At the 53rd minute of the service, a woman stood up and talked about wildflowers and faith, how sometimes it is visible to ourselves and others, and other times it lays dormant. And yet it is there even if we don’t see it. It was beautiful and simple, and she was the only one who spoke during the service. It started in silence and ended with communal handshakes.

After the service we gathered in the dining hall to partake in banana bread, fruit, and cookies. I met even more people and they too wanted to hear about my church incognito project. I took time to listen as much as I could, and I talked about what being a Quaker means to them.

I realized from the individuals I talked to when I posed the question “what does being a Quaker mean to you?” that a lot of them resonated with the mysterious nature of God, the part of God that cannot fully be grasped. They were okay to live in the unknown-ness and it caused no distress to them. I also gathered that a lot of them were first generation Quakers coming from mostly Catholic church backgrounds.

I talked a great deal to one woman in particular because as we got to talking it became evident that we’re in the same work field! It was interesting to hear about her perspectives and experiences, and what she hoped to imprint upon others and integrate into her practice.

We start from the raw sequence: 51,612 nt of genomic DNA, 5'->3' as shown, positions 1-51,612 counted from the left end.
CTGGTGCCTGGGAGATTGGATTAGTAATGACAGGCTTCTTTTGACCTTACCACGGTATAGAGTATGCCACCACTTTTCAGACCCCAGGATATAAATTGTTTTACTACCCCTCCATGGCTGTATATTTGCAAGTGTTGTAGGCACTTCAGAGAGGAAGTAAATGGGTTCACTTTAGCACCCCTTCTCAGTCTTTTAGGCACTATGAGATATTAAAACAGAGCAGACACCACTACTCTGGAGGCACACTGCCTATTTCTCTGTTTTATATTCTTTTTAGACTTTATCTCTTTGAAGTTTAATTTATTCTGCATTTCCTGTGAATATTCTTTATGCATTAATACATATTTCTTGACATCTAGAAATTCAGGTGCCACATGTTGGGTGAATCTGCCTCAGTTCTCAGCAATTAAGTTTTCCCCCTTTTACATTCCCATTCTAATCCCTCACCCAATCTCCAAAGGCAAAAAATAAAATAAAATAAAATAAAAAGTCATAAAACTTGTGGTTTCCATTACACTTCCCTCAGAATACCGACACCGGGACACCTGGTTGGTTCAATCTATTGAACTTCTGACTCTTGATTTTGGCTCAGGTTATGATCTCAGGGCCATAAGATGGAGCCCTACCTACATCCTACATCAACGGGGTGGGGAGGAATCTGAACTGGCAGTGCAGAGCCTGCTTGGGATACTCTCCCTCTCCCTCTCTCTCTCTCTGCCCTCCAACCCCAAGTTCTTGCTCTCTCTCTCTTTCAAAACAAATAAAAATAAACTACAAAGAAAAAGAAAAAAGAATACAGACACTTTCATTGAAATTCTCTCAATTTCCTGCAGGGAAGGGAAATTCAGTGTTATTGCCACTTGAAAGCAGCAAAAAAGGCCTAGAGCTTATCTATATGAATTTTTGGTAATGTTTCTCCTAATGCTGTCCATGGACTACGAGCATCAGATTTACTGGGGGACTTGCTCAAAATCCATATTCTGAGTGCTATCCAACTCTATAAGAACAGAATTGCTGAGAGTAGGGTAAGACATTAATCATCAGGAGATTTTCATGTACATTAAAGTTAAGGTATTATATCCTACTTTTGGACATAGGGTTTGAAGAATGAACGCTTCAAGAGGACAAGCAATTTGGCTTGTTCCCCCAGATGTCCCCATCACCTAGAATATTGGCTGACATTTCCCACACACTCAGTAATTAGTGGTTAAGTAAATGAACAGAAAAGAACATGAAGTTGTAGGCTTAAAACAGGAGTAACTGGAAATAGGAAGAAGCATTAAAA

The Quakers I spent time with were wonderful, hospitable people. Not only to I the visitor but to each other, tending to the needs of each other out of love in the context of community. It was good to engage in their core values, but more importantly to see them in action because that is what matters most, faith in action.

~Nathanael~

Church incognito; from darkness into light, my experience at St. Athanasios Greek Orthodox Church

On April 11th and part of April 12th I attended St. Athanasios Greek Orthodox Church to usher in Pasha, or Easter. I first noticed that for a 11pm service the parking lot was packed! I almost had to park on the grass on the property, but thankfully I didn’t have to. As I approached the entrance I heard some chanting, which sounded live (until they cut it off midway). There weren’t any seats in the sanctuary, so I and a lot of other people were directed to the overflow seating arrangement in their dining hall, in which we caught the service in the form of HDCS (high definition church service) played via projector and projection screen.

It was a bit on the noisy side at first, not in a bad way but one of hopeful anticipation. A bit of cantoring based upon the scripture reading from the gospel of Mark, first in Greek followed up by English, all the while signing the cross was done in homage. And after the gospel reading it got dark, really dark, they actually made it even darker in the building by unscrewing light bulbs for a brief time.